On the day Toronto 2015 officials unveiled their plans to the Pan American community, the 91-cent parking ticket reared its ugly head again.
Ian Troop and David Peterson faced more questions Thursday about bonuses and expenses, at the same time members of the Pan American Sports Organization (PASO) praised them for being better prepared than any previous Pan Am Games organizing committee.
“We can’t change the 91-cent parking ticket, but what we can change is to get the dialogue focused on what these Games mean, what the venues are, the legacies we’re leaving behind, the impact the 20,000 volunteers can have on how Canada is viewed by the world, and what capabilities they have when they come back home and participate in their communities,” Troop said.
“We’ve got to see the victory and we’re working hard to make sure this is a great Games.”
Critics cried foul last week over the expenses TO2015 officials were billing. Troop, the president and CEO of TO2015, billed taxpayers for a 91-cent parking ticket.
Some 350 delegates from Olympic committees and international sport federations have gathered in Toronto for the PASO General Assembly, a key part of which included a lengthy presentation Thursday morning by Toronto officials on their readiness.
The biggest assembly before the Games themselves open on July 10 of 2015, however, comes on the heels of a controversial few days that have seen organizers blasted for big bonuses and expenses claimed.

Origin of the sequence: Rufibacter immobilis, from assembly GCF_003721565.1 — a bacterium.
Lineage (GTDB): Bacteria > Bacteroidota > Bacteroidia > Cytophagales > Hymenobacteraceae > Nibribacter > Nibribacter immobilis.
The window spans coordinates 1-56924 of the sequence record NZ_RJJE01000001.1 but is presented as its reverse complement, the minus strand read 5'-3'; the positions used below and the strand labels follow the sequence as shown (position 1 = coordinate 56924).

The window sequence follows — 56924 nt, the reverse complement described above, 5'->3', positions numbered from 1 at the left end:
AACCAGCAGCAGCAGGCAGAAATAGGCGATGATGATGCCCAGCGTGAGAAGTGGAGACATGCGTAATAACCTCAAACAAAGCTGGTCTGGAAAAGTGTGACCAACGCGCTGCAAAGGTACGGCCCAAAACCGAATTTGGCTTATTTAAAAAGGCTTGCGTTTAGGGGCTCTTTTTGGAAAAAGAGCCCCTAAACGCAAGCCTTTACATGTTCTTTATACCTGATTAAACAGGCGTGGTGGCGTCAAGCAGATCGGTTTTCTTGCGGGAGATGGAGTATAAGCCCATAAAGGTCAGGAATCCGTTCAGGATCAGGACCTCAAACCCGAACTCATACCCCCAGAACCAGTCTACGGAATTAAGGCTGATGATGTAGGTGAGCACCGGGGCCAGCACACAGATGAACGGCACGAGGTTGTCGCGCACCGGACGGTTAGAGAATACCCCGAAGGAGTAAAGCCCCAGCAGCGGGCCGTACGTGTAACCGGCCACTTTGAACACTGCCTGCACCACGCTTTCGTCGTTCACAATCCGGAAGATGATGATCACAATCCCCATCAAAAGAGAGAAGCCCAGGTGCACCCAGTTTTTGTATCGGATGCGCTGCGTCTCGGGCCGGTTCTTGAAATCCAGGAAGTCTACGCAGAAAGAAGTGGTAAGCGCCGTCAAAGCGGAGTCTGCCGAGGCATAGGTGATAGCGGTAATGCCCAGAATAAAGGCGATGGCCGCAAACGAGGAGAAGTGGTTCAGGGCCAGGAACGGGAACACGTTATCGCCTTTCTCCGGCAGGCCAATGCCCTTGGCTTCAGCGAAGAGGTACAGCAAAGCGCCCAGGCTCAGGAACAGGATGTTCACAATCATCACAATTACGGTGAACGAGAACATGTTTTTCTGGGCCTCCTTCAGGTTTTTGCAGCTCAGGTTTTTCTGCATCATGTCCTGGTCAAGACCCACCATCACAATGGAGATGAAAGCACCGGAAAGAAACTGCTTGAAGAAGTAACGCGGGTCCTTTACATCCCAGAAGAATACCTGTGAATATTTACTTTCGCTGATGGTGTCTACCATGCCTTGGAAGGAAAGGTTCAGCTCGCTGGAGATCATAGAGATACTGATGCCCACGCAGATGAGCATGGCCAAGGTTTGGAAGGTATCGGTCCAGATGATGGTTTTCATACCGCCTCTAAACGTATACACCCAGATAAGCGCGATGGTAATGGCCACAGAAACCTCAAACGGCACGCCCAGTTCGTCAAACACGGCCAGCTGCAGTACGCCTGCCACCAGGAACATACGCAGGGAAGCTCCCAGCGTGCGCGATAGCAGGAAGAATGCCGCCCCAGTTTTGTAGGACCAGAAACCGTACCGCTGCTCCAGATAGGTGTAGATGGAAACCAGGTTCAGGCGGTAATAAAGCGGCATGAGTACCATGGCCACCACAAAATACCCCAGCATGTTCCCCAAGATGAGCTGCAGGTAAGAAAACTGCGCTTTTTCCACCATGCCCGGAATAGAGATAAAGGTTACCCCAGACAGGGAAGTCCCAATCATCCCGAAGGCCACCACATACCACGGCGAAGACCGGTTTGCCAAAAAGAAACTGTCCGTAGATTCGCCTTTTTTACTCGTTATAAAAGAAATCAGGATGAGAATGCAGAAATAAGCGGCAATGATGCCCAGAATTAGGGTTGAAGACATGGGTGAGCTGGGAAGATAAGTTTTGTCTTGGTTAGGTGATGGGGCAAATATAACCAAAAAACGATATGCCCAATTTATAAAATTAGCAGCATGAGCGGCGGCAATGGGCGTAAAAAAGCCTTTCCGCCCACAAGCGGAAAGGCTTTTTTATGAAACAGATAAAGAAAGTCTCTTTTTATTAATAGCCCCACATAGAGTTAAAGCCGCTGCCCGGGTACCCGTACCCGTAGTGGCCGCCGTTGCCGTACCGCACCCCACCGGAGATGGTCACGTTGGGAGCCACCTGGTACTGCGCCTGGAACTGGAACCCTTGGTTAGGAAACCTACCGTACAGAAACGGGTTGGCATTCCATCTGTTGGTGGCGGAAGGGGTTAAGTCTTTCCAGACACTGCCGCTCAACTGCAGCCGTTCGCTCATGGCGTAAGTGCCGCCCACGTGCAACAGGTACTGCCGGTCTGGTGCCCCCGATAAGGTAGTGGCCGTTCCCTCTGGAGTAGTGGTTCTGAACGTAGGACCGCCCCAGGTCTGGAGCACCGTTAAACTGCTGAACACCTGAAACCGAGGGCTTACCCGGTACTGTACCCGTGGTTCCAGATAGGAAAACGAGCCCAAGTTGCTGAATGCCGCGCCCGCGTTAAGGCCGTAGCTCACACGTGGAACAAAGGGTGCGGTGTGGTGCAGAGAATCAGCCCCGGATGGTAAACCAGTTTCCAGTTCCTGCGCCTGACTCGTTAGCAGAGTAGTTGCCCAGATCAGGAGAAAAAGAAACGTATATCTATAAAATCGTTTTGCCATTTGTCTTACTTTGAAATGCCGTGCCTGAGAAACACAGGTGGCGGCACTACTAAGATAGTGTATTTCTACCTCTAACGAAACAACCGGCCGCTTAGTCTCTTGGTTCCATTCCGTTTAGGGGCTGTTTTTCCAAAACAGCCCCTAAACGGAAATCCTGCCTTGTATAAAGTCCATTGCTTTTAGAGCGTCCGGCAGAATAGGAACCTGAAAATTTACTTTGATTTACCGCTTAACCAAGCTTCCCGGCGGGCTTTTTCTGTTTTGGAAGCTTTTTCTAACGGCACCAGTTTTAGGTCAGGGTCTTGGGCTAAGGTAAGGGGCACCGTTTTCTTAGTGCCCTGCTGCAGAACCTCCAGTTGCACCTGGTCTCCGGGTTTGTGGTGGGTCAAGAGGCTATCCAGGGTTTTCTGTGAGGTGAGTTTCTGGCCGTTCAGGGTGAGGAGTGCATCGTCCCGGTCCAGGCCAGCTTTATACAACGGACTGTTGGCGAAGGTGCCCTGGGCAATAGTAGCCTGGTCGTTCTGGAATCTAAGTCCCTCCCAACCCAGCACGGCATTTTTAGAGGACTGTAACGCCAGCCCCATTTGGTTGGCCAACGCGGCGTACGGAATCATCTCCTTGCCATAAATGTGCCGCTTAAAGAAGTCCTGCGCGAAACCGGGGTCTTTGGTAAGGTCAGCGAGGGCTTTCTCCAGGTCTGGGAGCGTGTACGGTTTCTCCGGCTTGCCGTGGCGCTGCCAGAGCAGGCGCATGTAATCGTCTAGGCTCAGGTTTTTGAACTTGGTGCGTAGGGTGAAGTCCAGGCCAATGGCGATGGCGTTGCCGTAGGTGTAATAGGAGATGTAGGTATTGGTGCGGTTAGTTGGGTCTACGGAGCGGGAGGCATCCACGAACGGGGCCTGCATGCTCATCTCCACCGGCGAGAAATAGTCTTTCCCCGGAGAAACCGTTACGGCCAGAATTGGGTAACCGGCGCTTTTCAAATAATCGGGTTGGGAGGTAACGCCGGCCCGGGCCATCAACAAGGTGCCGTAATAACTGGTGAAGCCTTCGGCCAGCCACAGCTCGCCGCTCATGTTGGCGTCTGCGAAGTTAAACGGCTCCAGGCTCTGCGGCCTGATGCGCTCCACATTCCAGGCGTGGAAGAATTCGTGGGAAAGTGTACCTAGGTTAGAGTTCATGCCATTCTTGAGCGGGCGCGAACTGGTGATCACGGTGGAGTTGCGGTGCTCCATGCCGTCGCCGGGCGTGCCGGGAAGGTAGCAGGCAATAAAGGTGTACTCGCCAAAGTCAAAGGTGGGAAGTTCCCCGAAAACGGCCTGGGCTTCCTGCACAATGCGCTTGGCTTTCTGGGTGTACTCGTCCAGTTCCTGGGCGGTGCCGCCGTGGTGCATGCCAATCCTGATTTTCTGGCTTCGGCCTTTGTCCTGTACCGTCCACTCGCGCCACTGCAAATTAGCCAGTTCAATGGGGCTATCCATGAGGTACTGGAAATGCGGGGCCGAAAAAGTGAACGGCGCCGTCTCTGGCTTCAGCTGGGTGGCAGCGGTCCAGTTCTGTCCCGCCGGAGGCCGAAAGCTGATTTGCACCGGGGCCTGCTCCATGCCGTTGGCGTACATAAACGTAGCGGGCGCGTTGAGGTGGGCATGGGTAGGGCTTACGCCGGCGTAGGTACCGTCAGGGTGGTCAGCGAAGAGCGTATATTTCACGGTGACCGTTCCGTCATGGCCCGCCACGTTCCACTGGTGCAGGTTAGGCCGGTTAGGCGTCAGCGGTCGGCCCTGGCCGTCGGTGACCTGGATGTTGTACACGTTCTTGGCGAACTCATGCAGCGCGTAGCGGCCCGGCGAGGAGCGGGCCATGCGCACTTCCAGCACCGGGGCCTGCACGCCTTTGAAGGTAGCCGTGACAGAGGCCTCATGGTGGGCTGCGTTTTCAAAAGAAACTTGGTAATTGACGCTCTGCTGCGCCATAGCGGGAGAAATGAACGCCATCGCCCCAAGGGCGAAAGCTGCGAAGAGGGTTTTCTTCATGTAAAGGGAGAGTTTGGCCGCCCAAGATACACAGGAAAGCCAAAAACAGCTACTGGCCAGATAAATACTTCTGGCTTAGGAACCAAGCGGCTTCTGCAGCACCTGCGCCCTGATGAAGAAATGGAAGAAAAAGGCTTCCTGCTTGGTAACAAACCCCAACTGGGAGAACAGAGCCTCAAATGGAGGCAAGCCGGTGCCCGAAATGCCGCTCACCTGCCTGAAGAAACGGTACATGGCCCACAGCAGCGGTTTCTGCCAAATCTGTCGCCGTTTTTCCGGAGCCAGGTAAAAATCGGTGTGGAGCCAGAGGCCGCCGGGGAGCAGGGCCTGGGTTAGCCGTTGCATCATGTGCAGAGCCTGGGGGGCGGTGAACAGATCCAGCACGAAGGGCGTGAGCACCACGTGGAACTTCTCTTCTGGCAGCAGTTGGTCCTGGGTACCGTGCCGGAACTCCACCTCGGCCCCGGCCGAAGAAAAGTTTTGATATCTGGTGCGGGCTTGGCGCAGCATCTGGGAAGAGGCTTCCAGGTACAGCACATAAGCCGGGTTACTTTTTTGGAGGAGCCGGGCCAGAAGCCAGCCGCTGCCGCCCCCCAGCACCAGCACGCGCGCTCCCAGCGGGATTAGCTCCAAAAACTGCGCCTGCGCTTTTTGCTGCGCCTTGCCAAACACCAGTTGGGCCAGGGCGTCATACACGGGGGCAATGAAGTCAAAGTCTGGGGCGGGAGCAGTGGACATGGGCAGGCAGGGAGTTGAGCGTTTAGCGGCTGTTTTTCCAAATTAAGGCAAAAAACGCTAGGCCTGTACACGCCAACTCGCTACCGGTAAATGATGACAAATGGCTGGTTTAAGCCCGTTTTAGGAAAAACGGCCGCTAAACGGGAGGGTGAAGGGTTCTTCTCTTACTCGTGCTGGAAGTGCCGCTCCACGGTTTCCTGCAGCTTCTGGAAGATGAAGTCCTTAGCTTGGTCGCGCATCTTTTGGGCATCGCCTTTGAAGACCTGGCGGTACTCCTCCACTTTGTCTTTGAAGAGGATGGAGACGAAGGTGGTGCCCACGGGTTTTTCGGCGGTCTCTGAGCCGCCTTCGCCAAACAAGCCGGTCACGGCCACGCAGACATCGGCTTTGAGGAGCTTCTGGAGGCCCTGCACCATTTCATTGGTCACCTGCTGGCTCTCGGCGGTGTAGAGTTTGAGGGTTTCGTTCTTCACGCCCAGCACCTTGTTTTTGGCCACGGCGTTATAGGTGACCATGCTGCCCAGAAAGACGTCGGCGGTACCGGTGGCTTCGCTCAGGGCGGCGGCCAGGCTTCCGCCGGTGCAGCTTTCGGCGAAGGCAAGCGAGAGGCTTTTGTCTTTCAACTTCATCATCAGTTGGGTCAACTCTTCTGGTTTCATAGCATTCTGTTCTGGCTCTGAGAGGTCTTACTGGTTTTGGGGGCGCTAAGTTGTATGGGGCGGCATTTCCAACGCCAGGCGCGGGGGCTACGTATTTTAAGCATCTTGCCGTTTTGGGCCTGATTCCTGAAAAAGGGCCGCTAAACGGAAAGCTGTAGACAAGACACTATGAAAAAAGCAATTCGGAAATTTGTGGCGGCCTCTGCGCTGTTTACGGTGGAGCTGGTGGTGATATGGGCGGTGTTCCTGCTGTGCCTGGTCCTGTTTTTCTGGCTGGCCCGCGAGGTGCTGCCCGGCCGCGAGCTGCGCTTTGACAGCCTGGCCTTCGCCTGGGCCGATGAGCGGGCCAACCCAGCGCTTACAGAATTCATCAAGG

“We try to scrutinize things, but it doesn’t mean we’re perfect, and we do dumb things, and we’re not the only people in the world that do dumb things, but we do occasionally do dumb things,” said Peterson, the former Ontario premier who’s now the chair of the TO2015 organizing committee.
“Have we missed a few small things? Maybe. But the board doesn’t check expense accounts, there’s an audit committee that does that, they went there with scrutiny. But they might look at something and think it’s good, and somebody else might look and think that’s kind of dumb and we’re going to hang it out there and make them look stupid.”
There was outrage over the $7 million bonus package that will be paid to 64 executives if the Games come in on budget and on time. Troop, who was paid a base salary of $390,000 last year plus an $87,000 bonus, will be eligible for a $780,000.
“A lot of our bonuses are performance driven, so from our perspective we want to deliver the capital budget on or under budget, we want to make sure we operate within the operating budgets we’ve been given, we want to make sure that this is a fantastic event,” Troop said. “If that investment in talent results in the $1.4 billion being spent wisely, (the bonus package) is a very sound investment.”
Troop said TO2015 officials were “tightening up expenses,” and will publish all expenses online on a quarterly basis beginning in the next quarter.
The biggest mistake made, Peterson added, was not understanding the public reaction.
“The policies were followed. Why is a 91-cent parking expense get more attention than the fact we’re $50 million under budget? Explain that to me.”